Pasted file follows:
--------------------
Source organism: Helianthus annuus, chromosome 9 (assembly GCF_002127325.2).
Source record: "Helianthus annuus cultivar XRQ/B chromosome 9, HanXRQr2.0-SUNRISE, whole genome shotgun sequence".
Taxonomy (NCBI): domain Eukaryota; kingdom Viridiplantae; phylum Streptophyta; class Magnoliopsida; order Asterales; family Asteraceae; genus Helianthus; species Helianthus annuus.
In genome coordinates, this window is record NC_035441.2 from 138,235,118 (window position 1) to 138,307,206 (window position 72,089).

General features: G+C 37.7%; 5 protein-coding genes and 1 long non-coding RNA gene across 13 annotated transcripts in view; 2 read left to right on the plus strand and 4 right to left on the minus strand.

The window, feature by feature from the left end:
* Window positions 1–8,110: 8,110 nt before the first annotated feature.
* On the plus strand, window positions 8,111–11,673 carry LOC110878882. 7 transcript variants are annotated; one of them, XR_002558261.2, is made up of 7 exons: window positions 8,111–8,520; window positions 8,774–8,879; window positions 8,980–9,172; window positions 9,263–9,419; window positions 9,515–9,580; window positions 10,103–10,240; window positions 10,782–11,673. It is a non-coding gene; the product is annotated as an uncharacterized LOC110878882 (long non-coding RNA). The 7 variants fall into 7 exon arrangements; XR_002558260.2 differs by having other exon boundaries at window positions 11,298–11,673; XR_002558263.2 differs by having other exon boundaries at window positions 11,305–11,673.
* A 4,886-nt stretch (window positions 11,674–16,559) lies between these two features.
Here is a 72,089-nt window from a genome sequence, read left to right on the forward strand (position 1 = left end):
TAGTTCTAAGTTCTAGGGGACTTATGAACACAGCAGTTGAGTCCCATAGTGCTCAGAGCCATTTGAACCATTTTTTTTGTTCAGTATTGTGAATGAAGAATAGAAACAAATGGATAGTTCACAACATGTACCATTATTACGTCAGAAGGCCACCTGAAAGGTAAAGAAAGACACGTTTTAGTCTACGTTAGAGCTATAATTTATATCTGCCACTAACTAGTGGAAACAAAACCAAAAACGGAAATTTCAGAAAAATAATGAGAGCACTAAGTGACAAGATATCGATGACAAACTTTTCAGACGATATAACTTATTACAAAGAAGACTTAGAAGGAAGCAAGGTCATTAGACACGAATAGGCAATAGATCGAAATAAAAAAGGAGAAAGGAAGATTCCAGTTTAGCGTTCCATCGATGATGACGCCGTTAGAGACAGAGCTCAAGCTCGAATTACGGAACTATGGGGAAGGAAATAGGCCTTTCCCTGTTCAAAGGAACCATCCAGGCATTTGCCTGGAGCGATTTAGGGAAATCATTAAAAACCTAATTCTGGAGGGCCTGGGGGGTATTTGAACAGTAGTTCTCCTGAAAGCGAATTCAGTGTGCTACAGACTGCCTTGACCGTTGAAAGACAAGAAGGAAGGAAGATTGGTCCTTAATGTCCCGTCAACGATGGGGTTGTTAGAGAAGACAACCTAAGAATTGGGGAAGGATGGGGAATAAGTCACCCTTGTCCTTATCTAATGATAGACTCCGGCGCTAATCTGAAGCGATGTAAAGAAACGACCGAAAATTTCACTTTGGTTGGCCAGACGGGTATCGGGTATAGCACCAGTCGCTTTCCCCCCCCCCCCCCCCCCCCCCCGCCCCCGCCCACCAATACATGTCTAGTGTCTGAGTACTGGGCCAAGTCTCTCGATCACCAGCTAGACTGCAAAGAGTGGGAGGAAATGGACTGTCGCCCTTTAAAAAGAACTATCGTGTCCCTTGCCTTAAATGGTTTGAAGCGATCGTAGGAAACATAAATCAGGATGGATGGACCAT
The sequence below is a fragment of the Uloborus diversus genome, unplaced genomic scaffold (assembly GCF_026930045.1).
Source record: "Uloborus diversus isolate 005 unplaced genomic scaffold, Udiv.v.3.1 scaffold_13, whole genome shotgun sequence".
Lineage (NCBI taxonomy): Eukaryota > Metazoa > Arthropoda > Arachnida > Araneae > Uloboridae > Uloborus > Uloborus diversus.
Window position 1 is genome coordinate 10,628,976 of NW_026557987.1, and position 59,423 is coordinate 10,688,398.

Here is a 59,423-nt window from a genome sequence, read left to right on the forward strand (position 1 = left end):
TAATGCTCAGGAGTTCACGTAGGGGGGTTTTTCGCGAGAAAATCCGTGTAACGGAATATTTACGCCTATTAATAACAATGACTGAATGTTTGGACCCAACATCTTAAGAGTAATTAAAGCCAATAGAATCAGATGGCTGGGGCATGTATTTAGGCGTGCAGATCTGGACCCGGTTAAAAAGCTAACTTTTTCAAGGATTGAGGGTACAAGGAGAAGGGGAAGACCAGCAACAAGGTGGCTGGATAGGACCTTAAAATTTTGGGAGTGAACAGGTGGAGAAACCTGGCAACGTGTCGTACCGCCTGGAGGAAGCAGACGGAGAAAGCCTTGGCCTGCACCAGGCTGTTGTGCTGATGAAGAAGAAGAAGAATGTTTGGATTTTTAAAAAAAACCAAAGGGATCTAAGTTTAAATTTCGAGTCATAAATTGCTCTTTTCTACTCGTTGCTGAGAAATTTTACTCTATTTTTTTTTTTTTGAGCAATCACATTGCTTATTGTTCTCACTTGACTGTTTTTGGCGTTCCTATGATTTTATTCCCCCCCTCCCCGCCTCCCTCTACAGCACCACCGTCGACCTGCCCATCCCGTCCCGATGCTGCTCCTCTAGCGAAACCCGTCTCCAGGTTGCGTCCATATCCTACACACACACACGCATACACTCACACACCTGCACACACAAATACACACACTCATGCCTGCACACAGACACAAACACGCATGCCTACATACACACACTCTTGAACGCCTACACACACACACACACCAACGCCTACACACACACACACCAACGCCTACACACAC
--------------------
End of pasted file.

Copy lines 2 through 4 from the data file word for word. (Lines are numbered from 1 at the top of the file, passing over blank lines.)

Source record: "Helianthus annuus cultivar XRQ/B chromosome 9, HanXRQr2.0-SUNRISE, whole genome shotgun sequence".
Taxonomy (NCBI): domain Eukaryota; kingdom Viridiplantae; phylum Streptophyta; class Magnoliopsida; order Asterales; family Asteraceae; genus Helianthus; species Helianthus annuus.
In genome coordinates, this window is record NC_035441.2 from 138,235,118 (window position 1) to 138,307,206 (window position 72,089).